A 28-year-old Caucasian male presented to our hospital for evaluation of hematuria. CT showed a 20 cm diameter cystic mass occupying about two-thirds of his right hemithorax (Figures 1 and 2), which was producing severe extrinsic mass effect upon the right lung base, heart border, and dome of the hemidiaphragm. The mass had a smooth thin wall, no internal septation, fat, or calcification. Its fluid content had an attenuation of 13 HU. Initial assessment included cystic adenoid malformation, hamartoma, bronchogenic, or hydatid cyst.
The patient had long-standing respiratory symptoms, which included exertional dyspnea—a chronic productive cough that is attributed to his smoking habit and asthma. He reported 1 episode of severe right side pleuritic chest pain a few weeks prior to this admission that resolved on its own. He had no history of weight loss, exposure to carcinogens other than nicotine, birds, sick contacts, or recent travel.
Physical examination. The patient was a thin-build male with normal vital signs, exhibiting asymmetrical thoracic wall, and negative signs of respiratory distress. The right inferior portion of the thorax was prominent; however, expansion was normal. On auscultation, breath sounds were decreased in the right pulmonary field with no evidence of rales or wheezes. The inferior two-thirds of the right pulmonary field were dull to percussion as well as having diminished tactile fremitus. Cardiac auscultation was normal with no displacement of point of maximal impulse. No adenopathies or masses palpated. Otherwise, the rest of his examination was unremarkable.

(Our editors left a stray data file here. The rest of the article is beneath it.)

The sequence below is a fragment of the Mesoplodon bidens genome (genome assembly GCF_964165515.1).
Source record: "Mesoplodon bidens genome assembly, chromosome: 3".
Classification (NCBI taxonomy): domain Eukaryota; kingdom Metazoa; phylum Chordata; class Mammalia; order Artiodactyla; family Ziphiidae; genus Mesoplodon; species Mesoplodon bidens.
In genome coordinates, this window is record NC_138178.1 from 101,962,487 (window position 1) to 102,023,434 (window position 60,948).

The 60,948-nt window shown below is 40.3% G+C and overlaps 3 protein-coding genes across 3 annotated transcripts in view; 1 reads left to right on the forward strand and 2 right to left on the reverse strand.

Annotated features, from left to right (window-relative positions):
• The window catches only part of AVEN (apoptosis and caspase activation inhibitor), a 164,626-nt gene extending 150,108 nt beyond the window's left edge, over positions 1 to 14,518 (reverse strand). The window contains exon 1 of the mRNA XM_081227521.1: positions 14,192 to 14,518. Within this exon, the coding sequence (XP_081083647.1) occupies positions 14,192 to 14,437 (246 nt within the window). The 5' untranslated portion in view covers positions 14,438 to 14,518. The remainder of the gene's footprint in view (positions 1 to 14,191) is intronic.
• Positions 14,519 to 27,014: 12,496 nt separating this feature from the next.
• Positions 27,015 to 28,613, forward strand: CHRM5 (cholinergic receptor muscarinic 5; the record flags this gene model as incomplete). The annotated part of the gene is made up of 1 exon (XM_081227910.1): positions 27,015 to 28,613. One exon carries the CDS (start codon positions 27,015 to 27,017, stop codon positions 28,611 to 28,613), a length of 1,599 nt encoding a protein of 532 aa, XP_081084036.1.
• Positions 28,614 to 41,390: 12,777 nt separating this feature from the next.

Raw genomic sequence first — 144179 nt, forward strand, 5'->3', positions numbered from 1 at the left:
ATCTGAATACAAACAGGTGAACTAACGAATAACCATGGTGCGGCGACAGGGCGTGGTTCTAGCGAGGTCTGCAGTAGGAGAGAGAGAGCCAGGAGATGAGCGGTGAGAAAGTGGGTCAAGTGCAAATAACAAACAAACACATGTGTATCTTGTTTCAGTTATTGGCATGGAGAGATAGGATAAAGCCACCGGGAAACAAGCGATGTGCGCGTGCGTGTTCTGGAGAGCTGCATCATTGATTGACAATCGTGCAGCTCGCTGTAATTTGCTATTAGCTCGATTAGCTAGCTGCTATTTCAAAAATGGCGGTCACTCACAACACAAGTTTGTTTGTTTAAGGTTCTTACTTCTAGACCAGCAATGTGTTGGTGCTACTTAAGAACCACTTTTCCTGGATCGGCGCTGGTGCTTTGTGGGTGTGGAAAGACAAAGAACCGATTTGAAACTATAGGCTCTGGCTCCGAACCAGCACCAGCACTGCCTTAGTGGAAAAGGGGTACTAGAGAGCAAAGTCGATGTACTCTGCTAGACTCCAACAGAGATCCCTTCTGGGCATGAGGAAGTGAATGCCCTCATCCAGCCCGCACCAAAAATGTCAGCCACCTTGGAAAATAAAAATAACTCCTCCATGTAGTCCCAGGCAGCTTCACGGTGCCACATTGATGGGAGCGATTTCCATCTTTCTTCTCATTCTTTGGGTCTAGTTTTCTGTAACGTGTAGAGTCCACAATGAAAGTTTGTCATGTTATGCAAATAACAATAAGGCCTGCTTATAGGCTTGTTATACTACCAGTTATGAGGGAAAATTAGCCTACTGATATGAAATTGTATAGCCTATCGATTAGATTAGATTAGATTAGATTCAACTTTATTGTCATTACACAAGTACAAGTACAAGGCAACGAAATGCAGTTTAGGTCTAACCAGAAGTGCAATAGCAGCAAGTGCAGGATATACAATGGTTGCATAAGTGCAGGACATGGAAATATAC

Laboratory tests. An ultrasound guided percutaneous biopsy and aspiration was performed of the cystic mass. Approximately 2 L of exudative brown-tinged fluid was removed, which was negative for malignant cells. Biopsy report indicated hypocellular fibrous tissue with a focal lymphoblastic aggregation and pigment laden macrophages with no evidence of malignancy.
Due to the size of the mass and patient symptoms, a right thoracotomy with resection of the intrathoracic cyst was performed; however, the surgery was uneventful. The patient had a quick recovery. Post-surgical chest x-rays identified expansion of the right lung and resolution of hydropneumothorax (Figure 3). Final pathology report determined the cystic mass to be a pericardial cyst with no evidence of malignancy.
Discussion. Pericardial cysts are uncommon benign congenital intrathoracic anomalies.1,2 They are caused by an incomplete coalescence of fetal lacunae forming the pericardium.2 The estimated incidence of pericardial cysts is 1:100,000.3 More than 60% are discovered between the ages of 30 to 50.
In about 70% of cases, cysts localizes at the right cardiophrenic angle,1 but they can also develop along the upper mediastinum, hilus, or cardiac border.1,4 They are typically unilocular, are lined by endothelium or mesothelium, contain clear serous fluid, and do not communicate with the pericardial space.2 Most of them are asymptomatic and found incidentally.1,3 Episodes of chest pain, tachycardia, persistent cough, cardiac arrhythmias, and lower respiratory tract infection have been described.2,5
Treatment depends on severity of symptoms. When asymptomatic, monitoring with periodic ultrasound is needed to assess size progression. There are reports of spontaneous resolution of pericardial cysts. If rapidly enlargement of cyst size or development of symptoms, surgical resection, or drainage need to be performed when feasible.1, 2
1.Najib MQ, Chaliki HP, Raizada A, et al. Symptomatic pericardial cyst: a case series. Eur J Echocardiogr. 2011;12(11):E43.
2.Satur CM, Hsin MK, Dussek JE. Giant pericardial cysts. Ann Thorac Surg. 1996;61(1):208-210.
3.Elamin WF, Hannan K. Pericardial cyst: an unusual cause of pneumonia. Cases J. 2008;1(1):
4.Hamad HM, Galrinho A, Abreu J, et al. Giant pericardial cyst mimicking dextrocardia on chest X-ray. Rev Port Cardiol. 2013;32(1):49-52.
5.Patel J, Park C, Michaels J, et al. Pericardial cyst: case reports and a literature review. Echocardiography. 2004;21(3):269-272.